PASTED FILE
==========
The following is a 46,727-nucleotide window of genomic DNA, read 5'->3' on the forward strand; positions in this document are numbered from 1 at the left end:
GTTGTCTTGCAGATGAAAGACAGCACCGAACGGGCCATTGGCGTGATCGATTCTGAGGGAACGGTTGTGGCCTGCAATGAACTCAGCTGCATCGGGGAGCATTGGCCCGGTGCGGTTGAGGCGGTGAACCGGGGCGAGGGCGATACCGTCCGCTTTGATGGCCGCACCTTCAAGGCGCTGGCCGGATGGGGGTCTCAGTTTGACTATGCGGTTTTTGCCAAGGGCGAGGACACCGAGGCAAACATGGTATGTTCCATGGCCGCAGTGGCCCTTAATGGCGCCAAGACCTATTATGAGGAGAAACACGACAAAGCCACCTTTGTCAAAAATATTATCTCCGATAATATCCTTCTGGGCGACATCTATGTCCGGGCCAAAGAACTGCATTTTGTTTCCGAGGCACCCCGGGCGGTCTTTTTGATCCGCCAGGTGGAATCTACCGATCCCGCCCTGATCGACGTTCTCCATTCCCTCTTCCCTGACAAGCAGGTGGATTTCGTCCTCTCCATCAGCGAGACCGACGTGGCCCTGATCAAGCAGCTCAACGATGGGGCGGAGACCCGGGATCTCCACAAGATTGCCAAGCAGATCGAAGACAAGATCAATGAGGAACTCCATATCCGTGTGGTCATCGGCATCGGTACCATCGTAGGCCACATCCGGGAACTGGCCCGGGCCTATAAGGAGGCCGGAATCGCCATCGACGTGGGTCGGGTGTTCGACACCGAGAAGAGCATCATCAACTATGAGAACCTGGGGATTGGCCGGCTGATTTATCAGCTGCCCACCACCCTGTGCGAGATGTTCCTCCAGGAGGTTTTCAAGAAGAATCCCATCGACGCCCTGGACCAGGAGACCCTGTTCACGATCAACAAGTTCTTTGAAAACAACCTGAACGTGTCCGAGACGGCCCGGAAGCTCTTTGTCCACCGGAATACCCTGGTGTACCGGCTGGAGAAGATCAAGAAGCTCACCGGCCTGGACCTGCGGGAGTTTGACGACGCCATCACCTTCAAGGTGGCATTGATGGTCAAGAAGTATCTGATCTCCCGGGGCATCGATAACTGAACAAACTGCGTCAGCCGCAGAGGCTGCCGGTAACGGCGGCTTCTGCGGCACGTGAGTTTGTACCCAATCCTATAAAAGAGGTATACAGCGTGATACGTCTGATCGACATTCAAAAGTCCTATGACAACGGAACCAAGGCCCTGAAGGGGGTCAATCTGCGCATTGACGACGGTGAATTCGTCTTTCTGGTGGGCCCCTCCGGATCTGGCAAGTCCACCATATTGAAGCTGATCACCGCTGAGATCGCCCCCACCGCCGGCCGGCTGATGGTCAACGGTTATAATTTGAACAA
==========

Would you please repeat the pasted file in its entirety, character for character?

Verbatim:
The following is a 46,727-nucleotide window of genomic DNA, read 5'->3' on the forward strand; positions in this document are numbered from 1 at the left end:
GTTGTCTTGCAGATGAAAGACAGCACCGAACGGGCCATTGGCGTGATCGATTCTGAGGGAACGGTTGTGGCCTGCAATGAACTCAGCTGCATCGGGGAGCATTGGCCCGGTGCGGTTGAGGCGGTGAACCGGGGCGAGGGCGATACCGTCCGCTTTGATGGCCGCACCTTCAAGGCGCTGGCCGGATGGGGGTCTCAGTTTGACTATGCGGTTTTTGCCAAGGGCGAGGACACCGAGGCAAACATGGTATGTTCCATGGCCGCAGTGGCCCTTAATGGCGCCAAGACCTATTATGAGGAGAAACACGACAAAGCCACCTTTGTCAAAAATATTATCTCCGATAATATCCTTCTGGGCGACATCTATGTCCGGGCCAAAGAACTGCATTTTGTTTCCGAGGCACCCCGGGCGGTCTTTTTGATCCGCCAGGTGGAATCTACCGATCCCGCCCTGATCGACGTTCTCCATTCCCTCTTCCCTGACAAGCAGGTGGATTTCGTCCTCTCCATCAGCGAGACCGACGTGGCCCTGATCAAGCAGCTCAACGATGGGGCGGAGACCCGGGATCTCCACAAGATTGCCAAGCAGATCGAAGACAAGATCAATGAGGAACTCCATATCCGTGTGGTCATCGGCATCGGTACCATCGTAGGCCACATCCGGGAACTGGCCCGGGCCTATAAGGAGGCCGGAATCGCCATCGACGTGGGTCGGGTGTTCGACACCGAGAAGAGCATCATCAACTATGAGAACCTGGGGATTGGCCGGCTGATTTATCAGCTGCCCACCACCCTGTGCGAGATGTTCCTCCAGGAGGTTTTCAAGAAGAATCCCATCGACGCCCTGGACCAGGAGACCCTGTTCACGATCAACAAGTTCTTTGAAAACAACCTGAACGTGTCCGAGACGGCCCGGAAGCTCTTTGTCCACCGGAATACCCTGGTGTACCGGCTGGAGAAGATCAAGAAGCTCACCGGCCTGGACCTGCGGGAGTTTGACGACGCCATCACCTTCAAGGTGGCATTGATGGTCAAGAAGTATCTGATCTCCCGGGGCATCGATAACTGAACAAACTGCGTCAGCCGCAGAGGCTGCCGGTAACGGCGGCTTCTGCGGCACGTGAGTTTGTACCCAATCCTATAAAAGAGGTATACAGCGTGATACGTCTGATCGACATTCAAAAGTCCTATGACAACGGAACCAAGGCCCTGAAGGGGGTCAATCTGCGCATTGACGACGGTGAATTCGTCTTTCTGGTGGGCCCCTCCGGATCTGGCAAGTCCACCATATTGAAGCTGATCACCGCTGAGATCGCCCCCACCGCCGGCCGGCTGATGGTCAACGGTTATAATTTGAACAA